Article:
• NHS App to be scaled back under NHSX
  • Long-term plan included commitment to significantly expand NHS App
  • Suppliers had considered legal action against NHS, HSJ understands
  • New NHSX CEO also hints at new national IT system for screening services

NHSX’s new chief executive has scrapped plans for an “all-singing and all-dancing” NHS App, despite the long-term plan saying the app would be the NHS’ digital “front door”.

In his first comments in the role, NHSX chief executive Matthew Gould said he would probably not be adding “many more” features to the NHS App.

In a blog, published on Friday afternoon, Mr Gould said: “I don’t want us to make the NHS App all-singing and all-dancing. In fact, I’m not sure I want to add many more features than it already has.”

He praised the “good work” on the NHS App to date but said it needed to remain “thin” rather than being the one place for NHS digital patient services.

“This means a clear approach – creating the platform for digital innovation and creating the standards that will allow that innovation to plug in safely. It means not competing against the market and resisting the urge to build or commission everything ourselves.”

Instead, some of the features of the app, such as NHS log-in, would be available for other app developers to plug into and use in their products, he said.

It comes after several digital health suppliers told HSJ they were considering taking legal action over plans for the NHS App, over what they considered an anti-competitive policy that unfairly disadvantaged their existing and future business in the NHS.

Mr Gould’s announcement is a sharp departure from the policy under NHS England, which handed control of NHS IT strategy over to the new central tech unit earlier this year.

The long-term plan, published in January, stated the NHS App would become the digital “front door” to the NHS for patients, expanding from current functions of booking GP appointments and repeat prescriptions to telephone and video consultations. The plan also stated the NHS App would be used by patients to register for clinical trials, access their summary care records and care plan, and even be integrated into clinical pathways.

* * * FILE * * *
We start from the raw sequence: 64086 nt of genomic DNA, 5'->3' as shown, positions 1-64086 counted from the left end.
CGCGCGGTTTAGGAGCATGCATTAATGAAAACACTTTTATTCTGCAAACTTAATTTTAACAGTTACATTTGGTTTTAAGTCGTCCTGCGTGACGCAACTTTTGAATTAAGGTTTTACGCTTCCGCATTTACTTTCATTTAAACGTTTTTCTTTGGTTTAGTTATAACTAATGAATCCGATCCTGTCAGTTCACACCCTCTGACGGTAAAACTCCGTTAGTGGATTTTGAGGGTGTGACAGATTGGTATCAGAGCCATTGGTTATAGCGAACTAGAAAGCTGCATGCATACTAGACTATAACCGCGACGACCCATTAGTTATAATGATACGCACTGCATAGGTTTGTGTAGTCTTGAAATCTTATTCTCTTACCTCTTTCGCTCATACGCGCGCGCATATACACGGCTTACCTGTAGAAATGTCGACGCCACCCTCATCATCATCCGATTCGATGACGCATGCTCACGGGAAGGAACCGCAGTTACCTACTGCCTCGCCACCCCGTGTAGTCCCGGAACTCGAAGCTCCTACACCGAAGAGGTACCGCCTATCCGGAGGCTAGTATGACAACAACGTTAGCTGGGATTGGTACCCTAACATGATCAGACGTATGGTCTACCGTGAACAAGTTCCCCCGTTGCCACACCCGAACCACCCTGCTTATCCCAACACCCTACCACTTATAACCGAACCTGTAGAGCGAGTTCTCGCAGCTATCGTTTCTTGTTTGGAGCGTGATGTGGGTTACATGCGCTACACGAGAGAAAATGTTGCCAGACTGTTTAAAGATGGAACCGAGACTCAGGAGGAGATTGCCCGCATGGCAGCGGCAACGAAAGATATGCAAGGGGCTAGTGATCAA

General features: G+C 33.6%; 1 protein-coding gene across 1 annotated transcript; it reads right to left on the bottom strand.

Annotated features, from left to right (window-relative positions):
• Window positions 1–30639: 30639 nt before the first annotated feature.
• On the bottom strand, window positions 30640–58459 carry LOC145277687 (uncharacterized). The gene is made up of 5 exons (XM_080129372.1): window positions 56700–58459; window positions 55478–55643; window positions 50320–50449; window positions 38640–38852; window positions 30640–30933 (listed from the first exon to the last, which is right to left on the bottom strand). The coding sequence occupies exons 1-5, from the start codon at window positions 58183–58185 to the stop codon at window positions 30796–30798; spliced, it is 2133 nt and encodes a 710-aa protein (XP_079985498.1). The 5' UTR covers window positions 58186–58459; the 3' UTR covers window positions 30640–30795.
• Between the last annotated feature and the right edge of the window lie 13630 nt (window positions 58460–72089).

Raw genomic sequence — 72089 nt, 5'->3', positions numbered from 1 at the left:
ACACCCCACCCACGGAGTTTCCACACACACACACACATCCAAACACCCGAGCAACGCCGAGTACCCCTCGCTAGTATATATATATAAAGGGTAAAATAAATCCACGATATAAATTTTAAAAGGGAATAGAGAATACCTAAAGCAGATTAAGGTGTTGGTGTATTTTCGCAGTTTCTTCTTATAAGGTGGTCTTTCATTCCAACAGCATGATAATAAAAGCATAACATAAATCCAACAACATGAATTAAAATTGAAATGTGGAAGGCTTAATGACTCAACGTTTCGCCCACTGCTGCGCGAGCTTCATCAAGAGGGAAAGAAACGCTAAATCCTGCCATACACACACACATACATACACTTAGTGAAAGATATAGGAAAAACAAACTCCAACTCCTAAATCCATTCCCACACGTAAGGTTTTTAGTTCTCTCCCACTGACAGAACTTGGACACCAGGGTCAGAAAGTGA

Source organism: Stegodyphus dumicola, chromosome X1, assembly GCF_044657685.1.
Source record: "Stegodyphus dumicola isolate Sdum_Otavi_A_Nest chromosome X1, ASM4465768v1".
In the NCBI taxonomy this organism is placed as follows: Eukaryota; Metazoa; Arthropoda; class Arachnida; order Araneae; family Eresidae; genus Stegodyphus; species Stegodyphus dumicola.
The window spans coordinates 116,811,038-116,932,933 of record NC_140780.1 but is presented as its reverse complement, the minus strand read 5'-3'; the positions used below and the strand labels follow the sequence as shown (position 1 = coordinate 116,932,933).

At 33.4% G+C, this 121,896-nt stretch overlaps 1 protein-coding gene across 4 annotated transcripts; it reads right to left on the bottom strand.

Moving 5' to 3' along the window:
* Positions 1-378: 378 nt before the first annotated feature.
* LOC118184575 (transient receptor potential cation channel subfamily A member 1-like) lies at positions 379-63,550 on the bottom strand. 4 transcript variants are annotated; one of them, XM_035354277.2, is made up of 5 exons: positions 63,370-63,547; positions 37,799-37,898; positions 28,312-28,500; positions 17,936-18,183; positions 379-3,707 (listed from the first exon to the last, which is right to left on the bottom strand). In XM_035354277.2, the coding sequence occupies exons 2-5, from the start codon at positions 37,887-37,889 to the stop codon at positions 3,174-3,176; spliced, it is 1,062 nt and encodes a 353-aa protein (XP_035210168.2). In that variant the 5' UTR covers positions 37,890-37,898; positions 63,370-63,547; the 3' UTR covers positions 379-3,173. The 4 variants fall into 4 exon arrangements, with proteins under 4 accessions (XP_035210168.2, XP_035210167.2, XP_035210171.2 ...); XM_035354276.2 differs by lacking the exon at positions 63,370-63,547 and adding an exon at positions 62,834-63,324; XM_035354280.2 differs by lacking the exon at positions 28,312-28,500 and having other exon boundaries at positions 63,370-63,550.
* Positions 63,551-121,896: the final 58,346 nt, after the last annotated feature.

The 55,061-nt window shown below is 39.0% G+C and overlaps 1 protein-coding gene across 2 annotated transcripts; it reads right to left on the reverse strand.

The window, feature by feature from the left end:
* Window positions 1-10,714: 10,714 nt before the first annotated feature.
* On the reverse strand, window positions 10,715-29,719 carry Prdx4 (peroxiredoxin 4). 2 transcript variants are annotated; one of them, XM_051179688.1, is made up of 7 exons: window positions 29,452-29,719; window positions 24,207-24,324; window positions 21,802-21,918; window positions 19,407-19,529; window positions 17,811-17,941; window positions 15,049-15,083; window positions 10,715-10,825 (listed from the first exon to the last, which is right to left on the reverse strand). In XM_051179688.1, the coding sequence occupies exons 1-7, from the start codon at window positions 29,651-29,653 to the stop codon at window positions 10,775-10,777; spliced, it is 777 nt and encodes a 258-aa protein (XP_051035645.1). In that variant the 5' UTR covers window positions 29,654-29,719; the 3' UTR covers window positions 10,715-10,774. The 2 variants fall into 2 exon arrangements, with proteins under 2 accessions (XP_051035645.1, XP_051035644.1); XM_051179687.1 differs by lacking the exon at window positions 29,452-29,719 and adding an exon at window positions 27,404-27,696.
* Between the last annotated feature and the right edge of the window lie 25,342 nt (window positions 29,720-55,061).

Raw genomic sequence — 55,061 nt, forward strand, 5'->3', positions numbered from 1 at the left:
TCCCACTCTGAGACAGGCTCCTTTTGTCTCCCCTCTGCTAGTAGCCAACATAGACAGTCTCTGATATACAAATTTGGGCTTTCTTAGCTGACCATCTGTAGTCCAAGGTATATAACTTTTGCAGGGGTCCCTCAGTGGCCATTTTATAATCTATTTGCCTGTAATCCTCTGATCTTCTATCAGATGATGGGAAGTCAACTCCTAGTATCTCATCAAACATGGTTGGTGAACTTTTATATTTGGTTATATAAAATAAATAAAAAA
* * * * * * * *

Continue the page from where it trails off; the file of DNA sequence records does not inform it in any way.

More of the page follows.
In April, NHS England chief digital officer Tara Donnelly told HSJ the NHS App would be a “universal offer” and GPs would be required to provide patients with access.

However, several digital health app suppliers have raised concerns about the NHS App with HSJ in recent months, claiming it could push them out of the market.

HSJ has also been told there is a significant shortfall in tech funding for the current and next financial year and NHSX has been examining what existing IT projects can be cut or scaled back.

Mr Gould said NHSX would still be supporting the push to get all GPs connected to the NHS App by July, with about two-thirds already connected.

In other comments, he also said there would be some IT that would be built nationally, with likely candidates appointment booking and screening services, the latter of which has been beset by a string of scandals.

Mr Gould officially starts in his role in July but has already started working with NHSX.